I'm Not Asking for Permission

Illustration by Julia Kuo for VICE.

Sitting in second period chemistry, my tenth-grade self struggled to zoom in on ionic compounds: the lights were too bright, the chatter of my classmates too grating. I remember walking through the narrow halls of my high school moving slowly and deliberately, as if carrying a cup too full. Even the slightest falter would cause the storm inside to spill over.
Everyone feels broken sometimes. We all have days, weeks, or months when we feel like the cracks between our ribs let too much hope out and too much fear in. I’ve had those days, those weeks, those months before. I know how it feels when even making breakfast feels weighed down and burdened. I know that no one is immune to these phases. We all live somewhere on a spectrum of wellness, and we struggle to give room to one another when we each take our turn moving through darkness.
Living with mental illness is hard, but supporting someone who lives with it is hard too. When an episode comes for me, it pulls down the curtains to everyone I love and asks them to please wait outside until I come back home to myself; it asks them to tiptoe across eggshells and meet me where I am. It makes me fragile and tender, quick to bruise. Movements are heavy, speaking aloud sounds alien, and holding eye contact feels like kneading the parts of me that ache most. It can seem impossible to get out of bed in the morning. When and if I do, every action is a holding place until I can return to my room, turn off the lights, and collapse under the covers.

I have been rising each day to greet this part of myself since I was 14. I’m 24 now, and I’m still getting to know her: the things that make her sore and the things that make her full. But for much of my young adult life, I’ve followed a routine of folding up my complicated parts. I have gathered up the anxiety and depression that dangle out of me to make myself appear neat and tidy for the world. I know every step to this dance—don’t tell them how foggy you feel today, that’s not really what they’re asking when they say “How are you?” Pull back your shoulders, stretch your tired mouth into a smile, tell them you’re fine. There, that’s it. It’s okay, just hold on. You can go home soon.
Seeing a loved one live this way isn’t easy.  It makes sense that we see glazed eyes and take it personally. It makes sense that we ask if it’s us: what we did wrong, why we’re being forced to the sidelines when all we want so desperately is to come in. When we feel hurt, we are hardwired to hurt back or give up. This is only natural. We all face growing pains, and we don’t always have space to support each other in the ways we might need. But whether this space exists or not, we deserve to care for ourselves first, even if it feels like doing so lets everyone else down.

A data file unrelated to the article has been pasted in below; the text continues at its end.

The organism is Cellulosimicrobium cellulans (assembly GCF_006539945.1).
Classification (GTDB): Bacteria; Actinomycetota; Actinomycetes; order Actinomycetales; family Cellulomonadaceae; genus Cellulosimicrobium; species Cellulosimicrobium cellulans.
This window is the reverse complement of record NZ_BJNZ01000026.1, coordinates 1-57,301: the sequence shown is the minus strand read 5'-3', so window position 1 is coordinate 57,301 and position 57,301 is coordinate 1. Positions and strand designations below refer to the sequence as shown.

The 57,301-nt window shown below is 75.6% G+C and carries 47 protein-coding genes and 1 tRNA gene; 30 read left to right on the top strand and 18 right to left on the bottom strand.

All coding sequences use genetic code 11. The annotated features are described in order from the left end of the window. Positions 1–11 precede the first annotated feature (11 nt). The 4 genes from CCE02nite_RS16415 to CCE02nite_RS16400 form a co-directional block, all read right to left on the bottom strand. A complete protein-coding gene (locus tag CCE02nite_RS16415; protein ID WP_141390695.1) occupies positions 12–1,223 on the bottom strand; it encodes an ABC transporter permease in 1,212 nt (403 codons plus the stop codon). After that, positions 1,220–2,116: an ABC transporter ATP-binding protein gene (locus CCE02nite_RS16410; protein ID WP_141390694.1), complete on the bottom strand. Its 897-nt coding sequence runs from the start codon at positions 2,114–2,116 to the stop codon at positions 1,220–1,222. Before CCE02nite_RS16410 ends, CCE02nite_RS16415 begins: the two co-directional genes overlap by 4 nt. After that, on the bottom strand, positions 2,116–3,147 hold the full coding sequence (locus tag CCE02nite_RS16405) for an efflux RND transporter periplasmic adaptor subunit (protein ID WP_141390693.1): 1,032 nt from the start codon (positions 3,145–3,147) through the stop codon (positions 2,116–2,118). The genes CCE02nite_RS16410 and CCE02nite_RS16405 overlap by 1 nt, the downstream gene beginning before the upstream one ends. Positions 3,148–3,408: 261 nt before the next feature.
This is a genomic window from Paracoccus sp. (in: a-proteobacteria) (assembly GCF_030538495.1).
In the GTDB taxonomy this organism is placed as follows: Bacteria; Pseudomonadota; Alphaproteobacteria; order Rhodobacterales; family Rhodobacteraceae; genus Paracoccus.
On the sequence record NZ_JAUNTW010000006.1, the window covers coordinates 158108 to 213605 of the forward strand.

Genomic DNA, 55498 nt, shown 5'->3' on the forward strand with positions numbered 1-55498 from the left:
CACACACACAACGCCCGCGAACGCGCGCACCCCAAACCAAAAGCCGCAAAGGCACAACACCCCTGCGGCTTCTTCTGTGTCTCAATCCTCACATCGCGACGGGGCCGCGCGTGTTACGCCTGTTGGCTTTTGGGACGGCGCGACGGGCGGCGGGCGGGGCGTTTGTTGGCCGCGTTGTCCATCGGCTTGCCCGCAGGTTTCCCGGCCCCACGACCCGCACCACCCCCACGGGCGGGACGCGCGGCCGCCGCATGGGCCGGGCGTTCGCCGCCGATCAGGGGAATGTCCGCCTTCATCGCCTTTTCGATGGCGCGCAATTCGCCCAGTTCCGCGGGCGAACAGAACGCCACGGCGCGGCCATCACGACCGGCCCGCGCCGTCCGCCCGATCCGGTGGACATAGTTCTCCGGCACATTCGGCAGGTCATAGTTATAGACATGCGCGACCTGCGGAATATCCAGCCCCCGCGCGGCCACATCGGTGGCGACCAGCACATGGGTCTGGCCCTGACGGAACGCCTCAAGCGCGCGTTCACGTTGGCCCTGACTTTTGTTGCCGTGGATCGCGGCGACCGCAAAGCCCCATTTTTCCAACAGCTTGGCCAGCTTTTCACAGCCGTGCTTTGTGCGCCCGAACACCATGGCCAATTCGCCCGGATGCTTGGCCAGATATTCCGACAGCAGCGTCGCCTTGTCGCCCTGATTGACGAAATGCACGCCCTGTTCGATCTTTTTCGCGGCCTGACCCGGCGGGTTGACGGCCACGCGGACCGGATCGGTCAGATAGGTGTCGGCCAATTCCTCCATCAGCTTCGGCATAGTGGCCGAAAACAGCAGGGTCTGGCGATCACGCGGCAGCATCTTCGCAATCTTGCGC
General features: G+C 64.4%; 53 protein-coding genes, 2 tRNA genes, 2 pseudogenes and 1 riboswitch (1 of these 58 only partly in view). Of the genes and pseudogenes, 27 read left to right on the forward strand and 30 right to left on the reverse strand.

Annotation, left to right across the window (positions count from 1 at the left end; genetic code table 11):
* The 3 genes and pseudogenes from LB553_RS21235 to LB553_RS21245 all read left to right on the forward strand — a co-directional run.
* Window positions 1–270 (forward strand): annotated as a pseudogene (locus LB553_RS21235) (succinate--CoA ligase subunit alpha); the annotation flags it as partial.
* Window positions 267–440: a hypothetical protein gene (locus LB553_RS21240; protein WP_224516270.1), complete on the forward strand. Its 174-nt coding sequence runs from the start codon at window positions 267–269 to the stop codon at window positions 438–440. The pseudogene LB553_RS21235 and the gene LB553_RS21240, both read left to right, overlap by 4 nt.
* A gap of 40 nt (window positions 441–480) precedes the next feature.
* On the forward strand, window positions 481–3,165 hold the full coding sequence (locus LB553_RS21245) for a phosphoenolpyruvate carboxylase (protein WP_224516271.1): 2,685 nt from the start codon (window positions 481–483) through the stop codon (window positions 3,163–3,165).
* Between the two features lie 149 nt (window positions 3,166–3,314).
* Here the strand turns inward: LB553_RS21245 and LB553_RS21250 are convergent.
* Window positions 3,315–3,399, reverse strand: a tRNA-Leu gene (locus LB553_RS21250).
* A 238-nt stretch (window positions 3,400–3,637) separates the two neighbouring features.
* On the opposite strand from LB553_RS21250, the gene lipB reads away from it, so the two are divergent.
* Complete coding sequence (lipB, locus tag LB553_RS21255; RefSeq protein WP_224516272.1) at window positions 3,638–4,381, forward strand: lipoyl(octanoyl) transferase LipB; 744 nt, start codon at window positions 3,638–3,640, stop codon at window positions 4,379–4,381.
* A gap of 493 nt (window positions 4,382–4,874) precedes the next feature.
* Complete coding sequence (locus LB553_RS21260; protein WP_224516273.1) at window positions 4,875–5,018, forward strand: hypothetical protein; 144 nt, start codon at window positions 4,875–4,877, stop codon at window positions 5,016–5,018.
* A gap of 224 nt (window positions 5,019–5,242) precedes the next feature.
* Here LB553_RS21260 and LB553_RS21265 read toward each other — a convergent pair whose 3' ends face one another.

In the thick of depression, it can be easy to forget how alienating it is to live outside of it. But it is also easy to forget that we are allowed to take up room. We need not apologize for healing ourselves first, nor do we need permission to do it in the way we know best. Our only obligation is to ourselves, and that is responsibility enough.

As I continue to unearth what that means to me, I find myself navigating a fine boundary between selfishness and self-care. Part of this process may require losing balance, on one side or the other. But with time, I am finding steadiness between the two. Whether it’s through canceling plans, ignoring texts, lighting candles, or taking a bath, I am allowing myself to be as I am. And I am humbled and grateful to know that the people in my life will wait for me as I do.

By welcoming all of my messy parts (and having the space and permission to do so) healing can step in. I am beginning to understand that I am not defined by what surfaces in me; that sometimes I am leaden with fog, and sometimes I sparkle. With this, I am slowly learning how to tread softly on this landscape that is me. I am in equal parts trying to be gentle with myself and firm with the world. To me, part of that means giving myself permission to do what feels right.

In writing this, I am hopeful that my friends and family will understand why I go dark. I am hopeful that I might understand a little better too. In writing this, I am not asking the world to support me in the way that I need. I am only asking for the space to support myself.

I know this isn’t easy—for anyone. It will always be hardest for the ones that love us most. But I also know that it feels right and good to ball up my fists and stretch out my spine in the morning. It feels right and good to lift my chin to the sun when it comes. It feels right and good to breathe deeply. It feels right and good to give myself time, to be gentle with every iteration of myself.

To you, wherever and however you are, I hope you will join me in telling yourself that darkness does not settle forever, that you will feel sun on your skin and full-bodied hope one day soon. I hope you will join me as I bite my tongue each time apology rolls out of me for taking the space to do what feels best.
So this spring, I will get up in the morning, wash my face in warm water, and announce to the world that I am seasonal. I will make every articulation of this life a quiet act of self-affirmation that I am growing. I will welcome my phases when they come and give them everything for which they have longed. This spring I’ll find the love and pull it back, hand over fist, and give it to myself first. This spring, I’m reaching for myself.

By Lauren Toccalino

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